Please follow ASAT on Twitter and join us in our efforts to acquire new followers by tweeting about ASAT to your friends and encouraging all your social contacts to follow us on Twitter. twitter.com/asatonline... See MoreSee Less
#MediaAlert Such an important voice at a time when consumers of science-based interventions are attacked for the choices they make to help their kids realize their fullest potential. ... See MoreSee Less
From an autism mom, on the dangers of only portraying people with autism as somehow super-human:
“Because - over my dead body - will he be relegated as somehow less worthy for not doing the unexpected and unrealistic," she said. "The presence of an autistic adult in the world who doesn't make the newspaper is not a statement of failure. Not of society, not of his family, and certainly not of himself. And other than steadfastly insisting he be given every reasonable opportunity any other person has to live, learn, and grow, no other declarations need be made - and no dead bodies required.” ... See MoreSee Less
Many of these success stories in the media are not representative of individuals with autism. It is so important to recognize that all children, youth, and adults are unique. We have to celebrate even the "smallest" successes and achievements.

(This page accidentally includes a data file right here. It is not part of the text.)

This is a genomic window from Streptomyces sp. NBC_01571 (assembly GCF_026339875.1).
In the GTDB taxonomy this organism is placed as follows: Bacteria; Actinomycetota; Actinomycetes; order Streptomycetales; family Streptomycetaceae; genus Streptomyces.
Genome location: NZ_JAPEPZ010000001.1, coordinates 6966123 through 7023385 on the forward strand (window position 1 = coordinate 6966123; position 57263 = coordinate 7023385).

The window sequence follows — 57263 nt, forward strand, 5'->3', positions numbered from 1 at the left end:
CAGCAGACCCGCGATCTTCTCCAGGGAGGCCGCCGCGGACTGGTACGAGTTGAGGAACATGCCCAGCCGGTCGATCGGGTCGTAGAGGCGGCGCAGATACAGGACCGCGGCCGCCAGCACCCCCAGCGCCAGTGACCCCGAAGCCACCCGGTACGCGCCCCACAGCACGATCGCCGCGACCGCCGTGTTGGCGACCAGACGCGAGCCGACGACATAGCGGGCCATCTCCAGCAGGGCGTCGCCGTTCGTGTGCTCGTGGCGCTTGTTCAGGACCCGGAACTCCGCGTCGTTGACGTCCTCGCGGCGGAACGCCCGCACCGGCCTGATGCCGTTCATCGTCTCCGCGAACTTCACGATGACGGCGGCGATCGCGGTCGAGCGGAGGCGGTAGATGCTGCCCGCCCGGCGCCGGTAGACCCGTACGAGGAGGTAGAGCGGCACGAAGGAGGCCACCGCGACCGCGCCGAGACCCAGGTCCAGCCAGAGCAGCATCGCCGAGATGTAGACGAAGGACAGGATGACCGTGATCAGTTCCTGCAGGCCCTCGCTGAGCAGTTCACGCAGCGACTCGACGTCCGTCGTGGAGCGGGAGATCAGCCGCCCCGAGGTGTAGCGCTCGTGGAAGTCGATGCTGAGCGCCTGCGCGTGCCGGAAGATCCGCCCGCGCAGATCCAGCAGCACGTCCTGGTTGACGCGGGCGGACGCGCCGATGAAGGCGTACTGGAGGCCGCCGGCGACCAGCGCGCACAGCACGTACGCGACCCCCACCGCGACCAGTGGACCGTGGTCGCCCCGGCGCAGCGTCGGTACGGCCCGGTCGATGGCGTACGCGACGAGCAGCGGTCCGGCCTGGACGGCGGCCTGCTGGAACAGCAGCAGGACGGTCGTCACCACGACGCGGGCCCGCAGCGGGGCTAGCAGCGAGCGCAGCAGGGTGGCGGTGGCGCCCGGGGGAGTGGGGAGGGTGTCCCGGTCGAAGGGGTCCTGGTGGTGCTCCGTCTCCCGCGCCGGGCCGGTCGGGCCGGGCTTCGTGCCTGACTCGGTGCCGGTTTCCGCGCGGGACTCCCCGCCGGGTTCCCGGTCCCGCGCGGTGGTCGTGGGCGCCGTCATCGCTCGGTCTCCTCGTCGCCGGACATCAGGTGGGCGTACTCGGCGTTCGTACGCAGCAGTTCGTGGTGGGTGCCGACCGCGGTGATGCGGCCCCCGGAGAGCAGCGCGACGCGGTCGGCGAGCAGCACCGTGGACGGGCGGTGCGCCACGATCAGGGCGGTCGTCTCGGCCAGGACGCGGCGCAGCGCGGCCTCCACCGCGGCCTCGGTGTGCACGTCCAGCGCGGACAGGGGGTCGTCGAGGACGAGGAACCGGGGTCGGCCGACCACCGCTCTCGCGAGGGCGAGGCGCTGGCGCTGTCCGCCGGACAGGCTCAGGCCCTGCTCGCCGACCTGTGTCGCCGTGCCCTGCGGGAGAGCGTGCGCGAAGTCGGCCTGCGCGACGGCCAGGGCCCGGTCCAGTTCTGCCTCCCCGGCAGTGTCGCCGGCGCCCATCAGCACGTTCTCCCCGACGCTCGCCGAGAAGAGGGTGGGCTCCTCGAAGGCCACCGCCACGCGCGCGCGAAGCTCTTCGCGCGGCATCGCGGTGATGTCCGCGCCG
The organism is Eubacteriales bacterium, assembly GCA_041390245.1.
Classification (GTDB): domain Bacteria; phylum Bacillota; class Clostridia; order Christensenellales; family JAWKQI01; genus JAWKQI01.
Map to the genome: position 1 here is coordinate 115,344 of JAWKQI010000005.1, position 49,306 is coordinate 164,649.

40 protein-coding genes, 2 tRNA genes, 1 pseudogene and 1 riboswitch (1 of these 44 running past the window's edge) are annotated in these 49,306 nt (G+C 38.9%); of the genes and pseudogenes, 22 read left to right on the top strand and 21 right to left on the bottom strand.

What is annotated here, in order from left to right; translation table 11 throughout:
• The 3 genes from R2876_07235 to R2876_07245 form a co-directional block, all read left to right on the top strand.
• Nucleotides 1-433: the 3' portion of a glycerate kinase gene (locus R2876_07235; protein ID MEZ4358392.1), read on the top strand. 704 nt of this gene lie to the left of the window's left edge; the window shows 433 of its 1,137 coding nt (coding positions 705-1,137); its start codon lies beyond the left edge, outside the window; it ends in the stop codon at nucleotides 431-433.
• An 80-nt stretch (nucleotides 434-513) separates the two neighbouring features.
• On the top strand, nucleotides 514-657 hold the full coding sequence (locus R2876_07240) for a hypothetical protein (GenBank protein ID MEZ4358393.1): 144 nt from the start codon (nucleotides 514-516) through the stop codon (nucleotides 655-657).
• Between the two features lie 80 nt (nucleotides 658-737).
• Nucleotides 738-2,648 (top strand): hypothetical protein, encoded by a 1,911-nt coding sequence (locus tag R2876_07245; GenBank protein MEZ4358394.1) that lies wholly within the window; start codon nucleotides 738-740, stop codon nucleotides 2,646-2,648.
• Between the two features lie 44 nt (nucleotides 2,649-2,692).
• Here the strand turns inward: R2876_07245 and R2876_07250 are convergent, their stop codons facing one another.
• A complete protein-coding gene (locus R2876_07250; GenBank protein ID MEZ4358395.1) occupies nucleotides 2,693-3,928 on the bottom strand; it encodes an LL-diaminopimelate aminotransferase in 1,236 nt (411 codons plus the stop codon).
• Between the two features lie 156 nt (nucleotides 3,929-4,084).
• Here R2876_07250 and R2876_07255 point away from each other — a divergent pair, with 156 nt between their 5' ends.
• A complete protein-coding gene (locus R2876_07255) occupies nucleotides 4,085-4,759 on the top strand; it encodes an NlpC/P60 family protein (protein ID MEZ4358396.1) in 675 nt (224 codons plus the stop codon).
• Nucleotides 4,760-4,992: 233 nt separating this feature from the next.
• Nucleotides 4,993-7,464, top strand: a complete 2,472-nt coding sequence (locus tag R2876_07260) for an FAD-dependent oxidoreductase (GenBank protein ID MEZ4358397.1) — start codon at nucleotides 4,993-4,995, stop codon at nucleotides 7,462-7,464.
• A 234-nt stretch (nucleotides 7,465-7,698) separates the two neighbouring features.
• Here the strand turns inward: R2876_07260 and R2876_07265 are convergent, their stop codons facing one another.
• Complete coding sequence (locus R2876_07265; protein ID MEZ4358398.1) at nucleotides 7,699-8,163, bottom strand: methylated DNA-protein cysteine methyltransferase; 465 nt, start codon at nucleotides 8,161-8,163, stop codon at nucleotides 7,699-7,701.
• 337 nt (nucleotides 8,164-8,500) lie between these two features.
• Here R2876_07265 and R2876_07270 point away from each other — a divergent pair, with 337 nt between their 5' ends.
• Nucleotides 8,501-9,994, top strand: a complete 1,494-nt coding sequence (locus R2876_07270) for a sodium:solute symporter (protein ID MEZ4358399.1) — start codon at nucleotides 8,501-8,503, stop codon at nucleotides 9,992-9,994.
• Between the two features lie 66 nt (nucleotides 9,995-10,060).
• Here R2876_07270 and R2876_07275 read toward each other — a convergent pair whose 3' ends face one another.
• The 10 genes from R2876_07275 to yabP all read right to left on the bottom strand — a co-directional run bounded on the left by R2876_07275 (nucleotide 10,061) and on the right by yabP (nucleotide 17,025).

I have told people the reality of what’s going on with my child and I often hear “don’t give up hope.” It has nothing to do with giving up hope or not believing in my child. It means I’m a realist and and although I continue with his therapies and try to give him all the experiences and opportunities that typical children have, I must plan for a future that requires more support and services than what a typical adult will need. This will not change no matter how many inspirational videos people send me.
This post really hit home for me. My son will never achieve the traditional “milestones” of adulthood, and that doesn’t mean I didn’t try my hardest because I did (and I continue to do so). I also feel bad for people who “fight” certain illnesses and don’t win. It doesn’t mean they didn’t fight hard enough. There are things we don’t know about autism and many other disorders and illnesses. Some people respond to treatment better than others. It doesn’t mean they didn’t try, and it doesn’t mean they are somehow not worthy. Today we celebrated my son Matthew’s 23rd birthday. He was happy, and for that I am grateful.